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G. Niblock on the L41 TipSUP Noserider. Photo: J. Chandler

Wednesday, October 3, 2007

Clear Plastic Paddle Edging





I installed the edging day before yesterday and paddled with it yesterday, just in time for the new swell. I surfed hard for over two hours and put it to the test. I could notice no degradation in performance, i.e. it seems to me that my paddling wasn't slowed down and that I caught as many waves with it as I would have without it. I didn't leave any black marks from the paddle on my rails and that can't help but be good for the paddle edges too.

The edging was easy to install. I placed a small dot of super glue at each bitter end and in several evenly spaced spots along the edging. So far no delams or separation of edging from paddle blade. I bought the edging from the Infinity shop in Dana Point and they mailed it to me right away. Call to buy as it is not sold on the website. (949-661-6699) Three feet will do the trick but I bought four just in case...$1.50/foot. It came in one continuous piece.

In thinking about it and by judging how sore my forearms and hands are today I've reached the following conclusions: 1) it takes more work (more muscle energy) to get the same output from the paddle 2) paddle efficiency has to be negatively effected and 3) the edging does protect the rails and edges of the paddle.

The paddle blade is designed to be foiled and to work as designed. If the designer was worried about beginner paddlers he would have designed edging into the blade. But the blade is designed for a competent paddler to enjoy maximum output from the design. Whether or not the paddler is capable of achieving that is up to the paddler. Edging interrupts the hydrodynamic design of the paddle blade and causes at the very least more drag or resistance as the paddle is pulled through the water. The water does not flow off the blade as designed. Therefore it takes more energy to move the paddle through the water and my engine (arms and hands) had to work harder. But with the edging I can probably extend the life of the paddle and certainly reduce the number of dings, chips, deck pad lacerations, etc. that I create when I cannot efficiently control the paddle or when accidents happen.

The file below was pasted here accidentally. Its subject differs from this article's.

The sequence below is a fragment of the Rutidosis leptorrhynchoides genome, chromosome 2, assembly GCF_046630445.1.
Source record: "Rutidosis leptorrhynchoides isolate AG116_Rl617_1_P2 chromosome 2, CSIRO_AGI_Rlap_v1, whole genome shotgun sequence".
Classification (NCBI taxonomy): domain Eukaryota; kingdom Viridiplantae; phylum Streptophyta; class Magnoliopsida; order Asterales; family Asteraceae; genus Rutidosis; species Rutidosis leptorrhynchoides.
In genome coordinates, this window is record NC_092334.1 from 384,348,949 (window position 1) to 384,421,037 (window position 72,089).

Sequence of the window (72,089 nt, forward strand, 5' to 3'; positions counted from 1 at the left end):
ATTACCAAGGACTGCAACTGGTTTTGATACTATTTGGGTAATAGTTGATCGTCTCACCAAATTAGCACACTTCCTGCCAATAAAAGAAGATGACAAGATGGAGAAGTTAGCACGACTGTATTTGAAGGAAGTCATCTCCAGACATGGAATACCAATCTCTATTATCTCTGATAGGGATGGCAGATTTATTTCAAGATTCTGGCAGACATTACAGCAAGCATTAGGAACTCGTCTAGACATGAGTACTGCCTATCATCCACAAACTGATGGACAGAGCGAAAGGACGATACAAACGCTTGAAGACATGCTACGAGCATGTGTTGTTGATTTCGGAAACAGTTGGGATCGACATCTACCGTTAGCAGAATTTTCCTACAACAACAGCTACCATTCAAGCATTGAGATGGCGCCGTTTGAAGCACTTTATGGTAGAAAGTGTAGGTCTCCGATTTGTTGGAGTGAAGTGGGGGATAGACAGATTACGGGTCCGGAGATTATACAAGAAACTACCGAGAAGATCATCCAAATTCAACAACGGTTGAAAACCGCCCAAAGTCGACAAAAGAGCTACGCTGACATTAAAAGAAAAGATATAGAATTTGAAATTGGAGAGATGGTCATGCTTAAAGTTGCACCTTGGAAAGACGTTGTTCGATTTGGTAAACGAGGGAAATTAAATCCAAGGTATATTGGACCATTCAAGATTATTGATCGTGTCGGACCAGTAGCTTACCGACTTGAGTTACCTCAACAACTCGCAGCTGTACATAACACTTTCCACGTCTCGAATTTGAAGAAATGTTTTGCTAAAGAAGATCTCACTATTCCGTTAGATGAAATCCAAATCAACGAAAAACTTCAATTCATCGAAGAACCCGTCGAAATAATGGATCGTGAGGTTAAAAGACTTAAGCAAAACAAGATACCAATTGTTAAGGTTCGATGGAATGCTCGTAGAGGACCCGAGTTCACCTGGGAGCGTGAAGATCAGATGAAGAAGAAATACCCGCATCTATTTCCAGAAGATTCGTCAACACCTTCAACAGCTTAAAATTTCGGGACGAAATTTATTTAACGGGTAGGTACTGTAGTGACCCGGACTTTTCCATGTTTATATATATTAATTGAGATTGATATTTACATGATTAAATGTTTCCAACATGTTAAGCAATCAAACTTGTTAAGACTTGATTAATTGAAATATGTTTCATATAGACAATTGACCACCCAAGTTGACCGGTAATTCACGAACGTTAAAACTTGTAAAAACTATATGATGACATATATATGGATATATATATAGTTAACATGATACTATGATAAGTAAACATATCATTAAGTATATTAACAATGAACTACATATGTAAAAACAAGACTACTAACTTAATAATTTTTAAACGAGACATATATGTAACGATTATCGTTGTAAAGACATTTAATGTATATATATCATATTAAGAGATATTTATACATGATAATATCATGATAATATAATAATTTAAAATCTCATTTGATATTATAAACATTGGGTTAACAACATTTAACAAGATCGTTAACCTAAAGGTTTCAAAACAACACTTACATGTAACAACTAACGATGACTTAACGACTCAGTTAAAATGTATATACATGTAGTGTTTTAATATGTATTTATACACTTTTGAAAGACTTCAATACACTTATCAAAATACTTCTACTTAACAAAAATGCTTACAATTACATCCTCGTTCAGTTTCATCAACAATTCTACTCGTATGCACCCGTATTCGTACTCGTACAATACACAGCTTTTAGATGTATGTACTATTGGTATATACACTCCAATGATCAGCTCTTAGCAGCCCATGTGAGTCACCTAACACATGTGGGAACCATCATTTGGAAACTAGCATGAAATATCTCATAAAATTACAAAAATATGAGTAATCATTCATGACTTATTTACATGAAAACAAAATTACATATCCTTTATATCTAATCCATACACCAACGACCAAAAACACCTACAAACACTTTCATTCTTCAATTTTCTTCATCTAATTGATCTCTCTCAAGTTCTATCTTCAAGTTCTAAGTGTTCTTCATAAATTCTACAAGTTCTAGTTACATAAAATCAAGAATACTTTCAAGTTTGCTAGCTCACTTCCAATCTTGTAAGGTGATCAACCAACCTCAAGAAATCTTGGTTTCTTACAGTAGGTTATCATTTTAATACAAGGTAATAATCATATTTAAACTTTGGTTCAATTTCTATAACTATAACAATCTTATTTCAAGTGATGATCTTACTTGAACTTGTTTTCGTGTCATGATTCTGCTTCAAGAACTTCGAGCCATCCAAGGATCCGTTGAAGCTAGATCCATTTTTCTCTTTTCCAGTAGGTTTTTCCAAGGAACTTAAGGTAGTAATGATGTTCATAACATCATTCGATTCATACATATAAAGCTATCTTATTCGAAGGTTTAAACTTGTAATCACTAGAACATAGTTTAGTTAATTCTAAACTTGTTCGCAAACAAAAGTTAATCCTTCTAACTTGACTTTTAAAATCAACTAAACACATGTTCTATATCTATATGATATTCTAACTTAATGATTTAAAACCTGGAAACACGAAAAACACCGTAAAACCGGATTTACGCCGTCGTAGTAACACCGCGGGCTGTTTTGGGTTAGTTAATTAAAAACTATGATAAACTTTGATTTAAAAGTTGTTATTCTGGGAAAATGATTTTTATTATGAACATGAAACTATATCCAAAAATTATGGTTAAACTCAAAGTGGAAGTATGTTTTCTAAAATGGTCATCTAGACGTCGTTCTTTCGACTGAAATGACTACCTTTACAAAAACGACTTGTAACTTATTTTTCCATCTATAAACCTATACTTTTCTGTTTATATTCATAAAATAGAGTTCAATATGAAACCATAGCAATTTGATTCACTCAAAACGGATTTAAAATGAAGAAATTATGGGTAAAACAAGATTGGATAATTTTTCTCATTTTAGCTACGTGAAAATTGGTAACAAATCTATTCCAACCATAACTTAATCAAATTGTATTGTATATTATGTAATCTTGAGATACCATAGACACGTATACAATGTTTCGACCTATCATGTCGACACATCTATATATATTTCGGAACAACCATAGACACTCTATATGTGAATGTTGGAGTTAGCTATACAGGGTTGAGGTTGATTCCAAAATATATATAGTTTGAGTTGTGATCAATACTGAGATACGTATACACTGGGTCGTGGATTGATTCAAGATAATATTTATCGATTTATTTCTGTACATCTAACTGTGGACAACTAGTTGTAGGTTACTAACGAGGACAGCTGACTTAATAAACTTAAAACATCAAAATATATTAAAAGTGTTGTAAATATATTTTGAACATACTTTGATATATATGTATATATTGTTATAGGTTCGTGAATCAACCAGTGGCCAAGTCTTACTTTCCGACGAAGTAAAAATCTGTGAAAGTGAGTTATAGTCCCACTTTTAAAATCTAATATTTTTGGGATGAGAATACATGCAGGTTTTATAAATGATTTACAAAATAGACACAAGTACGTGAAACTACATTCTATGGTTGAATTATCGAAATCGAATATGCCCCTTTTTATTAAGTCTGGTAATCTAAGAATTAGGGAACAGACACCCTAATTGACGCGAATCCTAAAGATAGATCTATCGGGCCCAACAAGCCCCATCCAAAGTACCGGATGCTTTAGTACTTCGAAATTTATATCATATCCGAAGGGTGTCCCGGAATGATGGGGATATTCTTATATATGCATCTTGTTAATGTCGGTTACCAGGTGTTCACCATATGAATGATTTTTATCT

So life is full of trade-offs. I'll keep the edging on until I think I'm a better paddler or maybe not. Who know what the future will bring?

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